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Regulator's resilience validated: Ex-SEBI officer  

Former SEBI officer Sumit Agrawal told Republic Business that the SC ruling signifies a substantial validation not just for the Adani Group but also for the capital market regulator SEBI. "The judgment emphasises the continued jurisdiction of SEBI, rejecting any transfer of the investigation to SIT and discrediting reliance on the OCCRP report without proper verification. It dismisses claims of conflict of interest within the Expert Committee and questions the credibility of relying on external sources like newspaper reports to challenge the statutory regulator," said Agrwal, who is also the founder at Regstreet Law Advisors.  

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Image credit: Unsplash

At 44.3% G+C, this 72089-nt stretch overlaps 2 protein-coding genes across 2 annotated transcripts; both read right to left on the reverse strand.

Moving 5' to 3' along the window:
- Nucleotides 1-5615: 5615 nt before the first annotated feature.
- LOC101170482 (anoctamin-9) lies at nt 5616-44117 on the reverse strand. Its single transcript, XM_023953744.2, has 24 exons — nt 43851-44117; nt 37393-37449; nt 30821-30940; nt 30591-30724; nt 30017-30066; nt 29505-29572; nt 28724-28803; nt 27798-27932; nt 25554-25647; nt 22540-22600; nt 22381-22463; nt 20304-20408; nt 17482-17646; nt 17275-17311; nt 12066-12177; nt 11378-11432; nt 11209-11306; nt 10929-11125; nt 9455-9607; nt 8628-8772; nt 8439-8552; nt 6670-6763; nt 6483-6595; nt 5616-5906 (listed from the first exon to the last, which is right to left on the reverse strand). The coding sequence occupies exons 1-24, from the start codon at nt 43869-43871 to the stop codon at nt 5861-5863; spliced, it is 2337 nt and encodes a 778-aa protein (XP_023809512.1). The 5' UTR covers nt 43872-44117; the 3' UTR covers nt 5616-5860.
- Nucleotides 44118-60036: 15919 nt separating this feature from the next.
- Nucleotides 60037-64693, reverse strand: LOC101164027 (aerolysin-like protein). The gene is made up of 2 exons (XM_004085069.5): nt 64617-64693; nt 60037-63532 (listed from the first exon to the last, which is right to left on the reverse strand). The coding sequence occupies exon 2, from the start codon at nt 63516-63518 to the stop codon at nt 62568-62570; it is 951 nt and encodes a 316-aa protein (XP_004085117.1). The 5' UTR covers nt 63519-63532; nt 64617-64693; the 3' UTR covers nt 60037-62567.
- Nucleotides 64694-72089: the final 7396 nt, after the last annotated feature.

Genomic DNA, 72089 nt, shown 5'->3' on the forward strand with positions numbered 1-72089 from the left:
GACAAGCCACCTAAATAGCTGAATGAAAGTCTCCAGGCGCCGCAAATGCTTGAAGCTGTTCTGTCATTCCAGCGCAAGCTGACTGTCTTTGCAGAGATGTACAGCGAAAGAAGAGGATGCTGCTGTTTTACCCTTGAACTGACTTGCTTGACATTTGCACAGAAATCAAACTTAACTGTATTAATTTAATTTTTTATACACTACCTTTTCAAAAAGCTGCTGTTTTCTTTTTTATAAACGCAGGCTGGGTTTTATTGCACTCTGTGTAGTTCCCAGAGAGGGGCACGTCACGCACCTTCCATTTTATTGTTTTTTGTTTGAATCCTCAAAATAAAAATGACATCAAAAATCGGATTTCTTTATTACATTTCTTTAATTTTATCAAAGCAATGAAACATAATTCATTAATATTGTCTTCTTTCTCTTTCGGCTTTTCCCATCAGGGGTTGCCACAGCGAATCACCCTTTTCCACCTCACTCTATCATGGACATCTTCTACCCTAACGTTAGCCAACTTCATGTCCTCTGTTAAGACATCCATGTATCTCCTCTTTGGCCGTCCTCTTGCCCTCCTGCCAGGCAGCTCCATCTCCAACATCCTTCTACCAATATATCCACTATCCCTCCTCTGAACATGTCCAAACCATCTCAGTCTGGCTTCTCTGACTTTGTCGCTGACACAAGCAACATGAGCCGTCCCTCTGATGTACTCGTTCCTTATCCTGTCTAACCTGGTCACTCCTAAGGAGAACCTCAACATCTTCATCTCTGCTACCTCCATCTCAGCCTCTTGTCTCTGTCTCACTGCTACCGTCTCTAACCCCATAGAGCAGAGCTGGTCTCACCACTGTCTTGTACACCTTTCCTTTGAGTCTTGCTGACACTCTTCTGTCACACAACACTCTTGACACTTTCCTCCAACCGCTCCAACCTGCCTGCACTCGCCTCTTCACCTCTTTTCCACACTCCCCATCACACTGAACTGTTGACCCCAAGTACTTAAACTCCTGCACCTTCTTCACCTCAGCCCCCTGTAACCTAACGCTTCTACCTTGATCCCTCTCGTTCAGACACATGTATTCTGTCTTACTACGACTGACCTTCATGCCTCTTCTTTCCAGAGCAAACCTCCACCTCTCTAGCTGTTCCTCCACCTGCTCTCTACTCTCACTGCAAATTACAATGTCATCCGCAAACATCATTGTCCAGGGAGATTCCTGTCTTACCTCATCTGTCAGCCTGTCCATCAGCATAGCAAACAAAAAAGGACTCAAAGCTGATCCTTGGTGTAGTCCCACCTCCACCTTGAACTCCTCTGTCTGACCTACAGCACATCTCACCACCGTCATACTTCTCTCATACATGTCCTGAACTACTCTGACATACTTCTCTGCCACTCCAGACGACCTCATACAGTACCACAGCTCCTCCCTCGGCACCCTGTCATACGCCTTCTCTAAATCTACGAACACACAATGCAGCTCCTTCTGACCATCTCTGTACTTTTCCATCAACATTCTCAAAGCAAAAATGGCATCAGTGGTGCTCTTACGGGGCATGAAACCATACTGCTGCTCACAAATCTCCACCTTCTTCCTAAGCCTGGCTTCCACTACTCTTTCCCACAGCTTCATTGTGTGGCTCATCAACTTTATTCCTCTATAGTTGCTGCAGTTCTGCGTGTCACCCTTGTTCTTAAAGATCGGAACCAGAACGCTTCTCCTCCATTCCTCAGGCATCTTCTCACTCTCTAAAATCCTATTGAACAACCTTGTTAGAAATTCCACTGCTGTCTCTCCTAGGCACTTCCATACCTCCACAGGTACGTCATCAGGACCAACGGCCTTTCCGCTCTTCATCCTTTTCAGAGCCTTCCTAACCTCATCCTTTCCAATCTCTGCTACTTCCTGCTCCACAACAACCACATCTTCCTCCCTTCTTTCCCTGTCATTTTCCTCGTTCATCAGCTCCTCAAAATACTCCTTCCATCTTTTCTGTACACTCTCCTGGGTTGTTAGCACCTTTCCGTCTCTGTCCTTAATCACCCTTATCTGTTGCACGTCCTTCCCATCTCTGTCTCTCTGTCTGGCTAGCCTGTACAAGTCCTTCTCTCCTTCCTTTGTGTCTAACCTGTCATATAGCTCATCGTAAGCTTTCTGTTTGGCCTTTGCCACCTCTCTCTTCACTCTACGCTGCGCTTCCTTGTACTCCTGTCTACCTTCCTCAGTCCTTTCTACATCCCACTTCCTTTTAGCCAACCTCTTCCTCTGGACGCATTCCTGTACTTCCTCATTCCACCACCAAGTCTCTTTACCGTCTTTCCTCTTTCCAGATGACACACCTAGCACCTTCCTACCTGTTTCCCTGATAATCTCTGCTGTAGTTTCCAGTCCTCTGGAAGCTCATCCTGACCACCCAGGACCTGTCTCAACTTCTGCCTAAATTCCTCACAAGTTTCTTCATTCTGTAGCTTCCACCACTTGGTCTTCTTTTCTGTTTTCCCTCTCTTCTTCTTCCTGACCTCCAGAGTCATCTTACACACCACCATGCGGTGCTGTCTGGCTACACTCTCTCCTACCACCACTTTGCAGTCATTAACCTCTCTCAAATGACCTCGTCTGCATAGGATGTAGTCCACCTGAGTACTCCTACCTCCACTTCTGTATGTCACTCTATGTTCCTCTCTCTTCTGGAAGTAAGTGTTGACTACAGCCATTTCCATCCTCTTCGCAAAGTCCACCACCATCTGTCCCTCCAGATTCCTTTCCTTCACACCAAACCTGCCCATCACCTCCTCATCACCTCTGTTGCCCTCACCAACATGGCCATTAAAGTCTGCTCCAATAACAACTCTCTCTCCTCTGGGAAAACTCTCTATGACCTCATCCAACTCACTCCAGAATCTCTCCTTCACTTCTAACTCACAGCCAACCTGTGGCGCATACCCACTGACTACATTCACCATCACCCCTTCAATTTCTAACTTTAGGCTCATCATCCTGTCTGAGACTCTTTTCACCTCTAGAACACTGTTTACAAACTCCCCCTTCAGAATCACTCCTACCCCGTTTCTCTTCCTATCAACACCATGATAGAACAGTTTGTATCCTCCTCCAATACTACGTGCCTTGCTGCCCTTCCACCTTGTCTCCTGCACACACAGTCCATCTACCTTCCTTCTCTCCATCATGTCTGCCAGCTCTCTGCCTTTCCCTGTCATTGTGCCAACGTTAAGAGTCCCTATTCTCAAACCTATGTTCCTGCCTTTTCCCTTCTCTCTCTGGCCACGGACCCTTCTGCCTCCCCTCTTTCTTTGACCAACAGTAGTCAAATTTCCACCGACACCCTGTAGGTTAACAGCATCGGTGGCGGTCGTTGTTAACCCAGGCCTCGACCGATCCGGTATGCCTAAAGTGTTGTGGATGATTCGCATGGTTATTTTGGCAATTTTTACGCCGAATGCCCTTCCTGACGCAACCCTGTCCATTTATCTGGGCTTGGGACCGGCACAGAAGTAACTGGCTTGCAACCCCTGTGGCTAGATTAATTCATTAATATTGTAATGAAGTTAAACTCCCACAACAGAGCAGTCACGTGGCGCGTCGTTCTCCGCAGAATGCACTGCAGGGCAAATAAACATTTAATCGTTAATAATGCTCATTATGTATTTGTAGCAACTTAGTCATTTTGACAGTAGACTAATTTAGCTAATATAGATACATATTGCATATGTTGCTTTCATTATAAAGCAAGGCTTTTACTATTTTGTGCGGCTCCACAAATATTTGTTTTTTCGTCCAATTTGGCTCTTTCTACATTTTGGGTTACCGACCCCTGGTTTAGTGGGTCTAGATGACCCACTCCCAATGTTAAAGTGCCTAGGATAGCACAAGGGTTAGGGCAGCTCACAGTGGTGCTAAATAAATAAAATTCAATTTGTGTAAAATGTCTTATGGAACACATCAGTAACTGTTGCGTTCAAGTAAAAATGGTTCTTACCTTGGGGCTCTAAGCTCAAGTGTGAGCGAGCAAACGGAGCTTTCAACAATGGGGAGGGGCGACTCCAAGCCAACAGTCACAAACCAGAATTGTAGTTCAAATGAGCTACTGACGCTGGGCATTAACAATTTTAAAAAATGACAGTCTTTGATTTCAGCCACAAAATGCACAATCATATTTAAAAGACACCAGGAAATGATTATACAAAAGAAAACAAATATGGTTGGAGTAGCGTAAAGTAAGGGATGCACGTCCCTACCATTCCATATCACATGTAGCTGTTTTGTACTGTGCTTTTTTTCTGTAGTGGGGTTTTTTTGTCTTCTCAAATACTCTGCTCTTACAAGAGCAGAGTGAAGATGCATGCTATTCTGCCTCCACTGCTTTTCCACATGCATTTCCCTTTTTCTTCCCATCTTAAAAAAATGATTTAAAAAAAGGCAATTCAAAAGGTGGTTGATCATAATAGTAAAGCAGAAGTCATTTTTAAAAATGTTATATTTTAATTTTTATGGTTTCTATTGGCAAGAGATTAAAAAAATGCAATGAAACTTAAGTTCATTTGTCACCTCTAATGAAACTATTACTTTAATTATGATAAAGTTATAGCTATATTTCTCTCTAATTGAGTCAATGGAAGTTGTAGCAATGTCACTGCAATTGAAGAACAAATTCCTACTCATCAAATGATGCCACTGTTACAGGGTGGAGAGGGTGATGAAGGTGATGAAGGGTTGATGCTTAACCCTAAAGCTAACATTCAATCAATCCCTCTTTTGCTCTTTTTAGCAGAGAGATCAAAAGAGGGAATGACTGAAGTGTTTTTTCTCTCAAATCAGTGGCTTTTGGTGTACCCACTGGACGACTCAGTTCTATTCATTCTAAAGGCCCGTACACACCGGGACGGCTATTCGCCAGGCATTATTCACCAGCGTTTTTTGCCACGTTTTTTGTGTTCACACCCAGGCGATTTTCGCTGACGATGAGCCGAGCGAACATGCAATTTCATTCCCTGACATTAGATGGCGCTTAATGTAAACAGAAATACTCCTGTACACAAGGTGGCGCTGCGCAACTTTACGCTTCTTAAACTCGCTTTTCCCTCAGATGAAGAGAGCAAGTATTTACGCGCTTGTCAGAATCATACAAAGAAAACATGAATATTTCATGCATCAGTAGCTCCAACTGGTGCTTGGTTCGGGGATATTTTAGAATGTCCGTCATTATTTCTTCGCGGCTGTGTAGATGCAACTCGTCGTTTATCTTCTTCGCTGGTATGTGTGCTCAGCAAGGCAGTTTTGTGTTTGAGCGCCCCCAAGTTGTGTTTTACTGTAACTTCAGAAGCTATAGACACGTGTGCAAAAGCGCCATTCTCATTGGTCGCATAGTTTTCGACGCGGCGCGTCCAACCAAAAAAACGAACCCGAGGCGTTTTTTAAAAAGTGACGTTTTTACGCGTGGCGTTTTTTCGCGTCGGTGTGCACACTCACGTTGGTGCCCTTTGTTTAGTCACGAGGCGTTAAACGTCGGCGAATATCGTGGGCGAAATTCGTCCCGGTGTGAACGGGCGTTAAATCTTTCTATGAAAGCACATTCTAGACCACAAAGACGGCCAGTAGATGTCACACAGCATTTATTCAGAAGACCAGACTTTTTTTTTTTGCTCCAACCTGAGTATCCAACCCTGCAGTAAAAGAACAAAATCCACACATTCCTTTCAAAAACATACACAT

Allegations against Expert Committee members are deemed unsubstantiated, and relying on the DRI letter is considered misconceived, he said. Moreover, the court finds no valid grounds to direct SEBI to revoke its amendments on FPI and LODR regulations, asserting their robustness. Importantly, the judgment underscores a broader message—acknowledging the Supreme Court's call for action against the publishers of the Hindenburg Report or short sellers, should they be found violative, demonstrating a commitment to accountability and regulatory integrity, the ex-SEBI officer added.

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SEBI purview vital: ex-Additional Solicitor General